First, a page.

In 2013, people still say things like, “I could never use an e-reader because I love the smell and feel of a paper book.” As if a person who enjoyed one could never enjoy the other. As if the moment you open up a PDF file, you become incapable of appreciating the beauty of objects.
The perception that digital culture is incompatible with the love of object-as-art, or art-as-object, is weird.
Look at crowd-funding sites like Kickstarter.com and Indiegogo.com. They’re creatures of the digital age — and direct reactions to changing business models. But a big part of crowd-funding culture — at least when it comes to creative projects — is an appreciation for special, collectible, tangible things.
One of the benefits of backing a new book or album on a crowd-funding site is that you might get swag in the mail: a signed print, a custom T-shirt. Crowd-funders are not afraid of the Internet; neither are they contemptuous of well-made objects. And the feeling of connection between backers and creators is similar to the feeling book collectors have always sought, the feeling of holding in your hand an object signed by a writer you admire.
I typically carry two smartphones and an ancient iPod in my purse or pockets, maybe my iPad or Kindle too, if I expect to have some time to kill. Most of my book purchases are in electronic form these days.
I’m also, still, a book collector. My birthday request to my family this year was a pre-order of the signed, limited hardcover of Neil Gaiman’s next novel, which is coming out this summer. It costs $150. It’s worth it, to me, because I know it will be the kind of book that I will love for decades, that I’ll look at the way some people look at paintings. I know that the publisher, Subterranean Press, makes beautiful books.
I am happy to find space in my budget and on my shelves — the nice ones, behind glass — for such an object. But I have no desire to add another flimsy paperback of a book I might like to the groaning overflow piles on the floor, on the dresser, on — heaven help me — the ironing board. I’d much rather buy the electronic version in those cases.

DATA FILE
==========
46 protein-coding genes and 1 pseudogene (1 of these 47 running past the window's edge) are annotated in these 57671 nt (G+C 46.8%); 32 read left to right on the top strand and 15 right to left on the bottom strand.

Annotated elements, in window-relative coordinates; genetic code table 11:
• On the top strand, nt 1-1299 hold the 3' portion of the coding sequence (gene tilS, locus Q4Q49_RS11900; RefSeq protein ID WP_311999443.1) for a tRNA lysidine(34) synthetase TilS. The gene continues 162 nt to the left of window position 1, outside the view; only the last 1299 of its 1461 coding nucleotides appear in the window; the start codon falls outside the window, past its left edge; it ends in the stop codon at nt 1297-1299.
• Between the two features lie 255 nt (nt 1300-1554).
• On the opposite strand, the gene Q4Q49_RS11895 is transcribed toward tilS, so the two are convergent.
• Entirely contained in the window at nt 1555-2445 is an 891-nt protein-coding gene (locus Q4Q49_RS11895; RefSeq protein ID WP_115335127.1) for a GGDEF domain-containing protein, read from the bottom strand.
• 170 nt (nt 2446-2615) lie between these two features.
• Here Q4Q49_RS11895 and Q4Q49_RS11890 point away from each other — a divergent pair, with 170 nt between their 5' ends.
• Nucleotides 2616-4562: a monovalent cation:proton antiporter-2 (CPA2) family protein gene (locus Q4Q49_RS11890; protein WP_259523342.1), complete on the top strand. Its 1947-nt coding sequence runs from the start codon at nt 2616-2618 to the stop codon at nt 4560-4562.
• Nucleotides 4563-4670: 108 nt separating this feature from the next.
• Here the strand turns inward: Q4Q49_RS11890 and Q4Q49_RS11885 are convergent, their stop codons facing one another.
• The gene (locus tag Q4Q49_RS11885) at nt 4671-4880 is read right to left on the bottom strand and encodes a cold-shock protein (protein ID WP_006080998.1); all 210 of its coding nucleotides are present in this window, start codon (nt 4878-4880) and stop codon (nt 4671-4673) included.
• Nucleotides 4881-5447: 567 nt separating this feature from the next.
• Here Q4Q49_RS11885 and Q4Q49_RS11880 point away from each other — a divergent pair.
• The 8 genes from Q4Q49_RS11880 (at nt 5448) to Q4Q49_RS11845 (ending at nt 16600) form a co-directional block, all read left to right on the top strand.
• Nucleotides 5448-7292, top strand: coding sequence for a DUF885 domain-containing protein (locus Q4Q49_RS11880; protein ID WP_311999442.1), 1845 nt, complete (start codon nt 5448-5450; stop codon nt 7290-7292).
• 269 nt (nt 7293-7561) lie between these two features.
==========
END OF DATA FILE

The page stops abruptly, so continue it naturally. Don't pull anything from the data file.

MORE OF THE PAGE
And unless I can be sure that interacting with the physical book will be an experience in itself, I’d much rather read on my Kindle, which is lightweight and easy on the hands and eyes. I buy more books now than I ever did in the pre-e-book days. The shelf space now is reserved for the books that are beautiful, or that mean something personal to me as objects.
That’s what’s changing. It’s not true that the 21st century cares only about content and is indifferent to form. Form matters more now. If you’re going to ask me to buy a book on paper rather than on the iPad, or vice versa, then give me a reason. Use the medium to advantage.
Often, the very people who are most comfortable with new technology are also interested in a do-it-yourself esthetic — not as a critique of technology or modernity, but because it’s fun to go at the world with a screwdriver. Steampunk culture can be an example of that. So is the “maker” world view that emphasizes the nobility of tinkering with things and figuring them out — whether the things in question are programs, laws, languages or game consoles.
“A maker is someone who is of and in the 21st century,” as Canadian writer Cory Doctorow told the Guardian.
One of the technologies Doctorow explores in his fiction is 3-D printing, a technology that erases the line between the digital world and the world of things. Attempts to divide society into people who like technology and people who like crafted objects look silly now; they’ll look sillier still in a few years.
Book-lovers and technology lovers are not enemies. Often they’re the same people. A recent article in the New York Times reported that independent bookstores had a good holiday season, in part because of the popularity of the Kobo, an e-reader designed to work with independent retailers.
Of course, not everything is rosy in the book industry. A lot is going to change and some of it is going to be painful.
But the reason for that is not that people have forgotten how to appreciate beautiful objects.
© Copyright 2013